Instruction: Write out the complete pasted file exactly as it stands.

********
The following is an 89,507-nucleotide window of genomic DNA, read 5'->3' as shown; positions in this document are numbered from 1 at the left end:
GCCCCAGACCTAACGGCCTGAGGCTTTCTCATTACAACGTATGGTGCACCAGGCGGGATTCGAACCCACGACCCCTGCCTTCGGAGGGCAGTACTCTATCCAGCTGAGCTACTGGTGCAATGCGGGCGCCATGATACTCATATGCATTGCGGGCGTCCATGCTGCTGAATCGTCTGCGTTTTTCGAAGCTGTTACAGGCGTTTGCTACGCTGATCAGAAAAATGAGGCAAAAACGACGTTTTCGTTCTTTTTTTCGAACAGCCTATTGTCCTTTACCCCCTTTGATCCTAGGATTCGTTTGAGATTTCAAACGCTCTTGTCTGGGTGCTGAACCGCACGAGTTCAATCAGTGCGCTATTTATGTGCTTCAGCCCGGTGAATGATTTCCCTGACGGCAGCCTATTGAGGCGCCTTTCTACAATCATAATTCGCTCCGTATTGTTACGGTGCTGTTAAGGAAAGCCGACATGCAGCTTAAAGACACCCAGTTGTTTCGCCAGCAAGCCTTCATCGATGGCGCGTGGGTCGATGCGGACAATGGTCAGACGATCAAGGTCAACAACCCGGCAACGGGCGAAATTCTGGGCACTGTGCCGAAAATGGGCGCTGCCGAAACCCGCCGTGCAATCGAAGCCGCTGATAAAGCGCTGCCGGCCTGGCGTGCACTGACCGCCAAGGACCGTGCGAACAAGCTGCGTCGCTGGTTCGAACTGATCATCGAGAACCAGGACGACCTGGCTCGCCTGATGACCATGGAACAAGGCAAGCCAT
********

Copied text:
The following is an 89,507-nucleotide window of genomic DNA, read 5'->3' as shown; positions in this document are numbered from 1 at the left end:
GCCCCAGACCTAACGGCCTGAGGCTTTCTCATTACAACGTATGGTGCACCAGGCGGGATTCGAACCCACGACCCCTGCCTTCGGAGGGCAGTACTCTATCCAGCTGAGCTACTGGTGCAATGCGGGCGCCATGATACTCATATGCATTGCGGGCGTCCATGCTGCTGAATCGTCTGCGTTTTTCGAAGCTGTTACAGGCGTTTGCTACGCTGATCAGAAAAATGAGGCAAAAACGACGTTTTCGTTCTTTTTTTCGAACAGCCTATTGTCCTTTACCCCCTTTGATCCTAGGATTCGTTTGAGATTTCAAACGCTCTTGTCTGGGTGCTGAACCGCACGAGTTCAATCAGTGCGCTATTTATGTGCTTCAGCCCGGTGAATGATTTCCCTGACGGCAGCCTATTGAGGCGCCTTTCTACAATCATAATTCGCTCCGTATTGTTACGGTGCTGTTAAGGAAAGCCGACATGCAGCTTAAAGACACCCAGTTGTTTCGCCAGCAAGCCTTCATCGATGGCGCGTGGGTCGATGCGGACAATGGTCAGACGATCAAGGTCAACAACCCGGCAACGGGCGAAATTCTGGGCACTGTGCCGAAAATGGGCGCTGCCGAAACCCGCCGTGCAATCGAAGCCGCTGATAAAGCGCTGCCGGCCTGGCGTGCACTGACCGCCAAGGACCGTGCGAACAAGCTGCGTCGCTGGTTCGAACTGATCATCGAGAACCAGGACGACCTGGCTCGCCTGATGACCATGGAACAAGGCAAGCCAT